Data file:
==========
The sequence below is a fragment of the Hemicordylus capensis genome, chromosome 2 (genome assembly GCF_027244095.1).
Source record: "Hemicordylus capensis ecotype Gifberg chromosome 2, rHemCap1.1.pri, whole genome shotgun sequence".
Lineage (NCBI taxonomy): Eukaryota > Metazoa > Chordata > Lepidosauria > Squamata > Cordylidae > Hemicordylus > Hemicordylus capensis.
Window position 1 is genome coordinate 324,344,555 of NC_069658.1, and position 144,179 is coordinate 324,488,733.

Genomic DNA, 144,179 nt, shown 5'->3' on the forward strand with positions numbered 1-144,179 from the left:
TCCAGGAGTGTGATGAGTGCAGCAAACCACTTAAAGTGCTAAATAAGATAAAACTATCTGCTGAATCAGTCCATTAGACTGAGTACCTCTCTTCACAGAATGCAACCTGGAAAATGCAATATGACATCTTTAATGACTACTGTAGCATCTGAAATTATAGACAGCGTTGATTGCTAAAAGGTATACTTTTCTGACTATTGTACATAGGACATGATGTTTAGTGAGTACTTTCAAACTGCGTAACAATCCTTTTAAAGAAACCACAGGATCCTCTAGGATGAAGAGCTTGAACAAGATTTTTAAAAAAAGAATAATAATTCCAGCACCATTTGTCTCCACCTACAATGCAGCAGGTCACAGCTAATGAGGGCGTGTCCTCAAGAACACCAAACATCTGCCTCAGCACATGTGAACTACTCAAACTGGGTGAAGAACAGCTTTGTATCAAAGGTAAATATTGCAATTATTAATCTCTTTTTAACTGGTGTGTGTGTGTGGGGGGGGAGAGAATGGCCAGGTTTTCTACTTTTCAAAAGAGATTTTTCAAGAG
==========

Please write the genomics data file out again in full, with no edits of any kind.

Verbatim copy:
The sequence below is a fragment of the Hemicordylus capensis genome, chromosome 2 (genome assembly GCF_027244095.1).
Source record: "Hemicordylus capensis ecotype Gifberg chromosome 2, rHemCap1.1.pri, whole genome shotgun sequence".
Lineage (NCBI taxonomy): Eukaryota > Metazoa > Chordata > Lepidosauria > Squamata > Cordylidae > Hemicordylus > Hemicordylus capensis.
Window position 1 is genome coordinate 324,344,555 of NC_069658.1, and position 144,179 is coordinate 324,488,733.

Genomic DNA, 144,179 nt, shown 5'->3' on the forward strand with positions numbered 1-144,179 from the left:
TCCAGGAGTGTGATGAGTGCAGCAAACCACTTAAAGTGCTAAATAAGATAAAACTATCTGCTGAATCAGTCCATTAGACTGAGTACCTCTCTTCACAGAATGCAACCTGGAAAATGCAATATGACATCTTTAATGACTACTGTAGCATCTGAAATTATAGACAGCGTTGATTGCTAAAAGGTATACTTTTCTGACTATTGTACATAGGACATGATGTTTAGTGAGTACTTTCAAACTGCGTAACAATCCTTTTAAAGAAACCACAGGATCCTCTAGGATGAAGAGCTTGAACAAGATTTTTAAAAAAAGAATAATAATTCCAGCACCATTTGTCTCCACCTACAATGCAGCAGGTCACAGCTAATGAGGGCGTGTCCTCAAGAACACCAAACATCTGCCTCAGCACATGTGAACTACTCAAACTGGGTGAAGAACAGCTTTGTATCAAAGGTAAATATTGCAATTATTAATCTCTTTTTAACTGGTGTGTGTGTGTGGGGGGGGAGAGAATGGCCAGGTTTTCTACTTTTCAAAAGAGATTTTTCAAGAG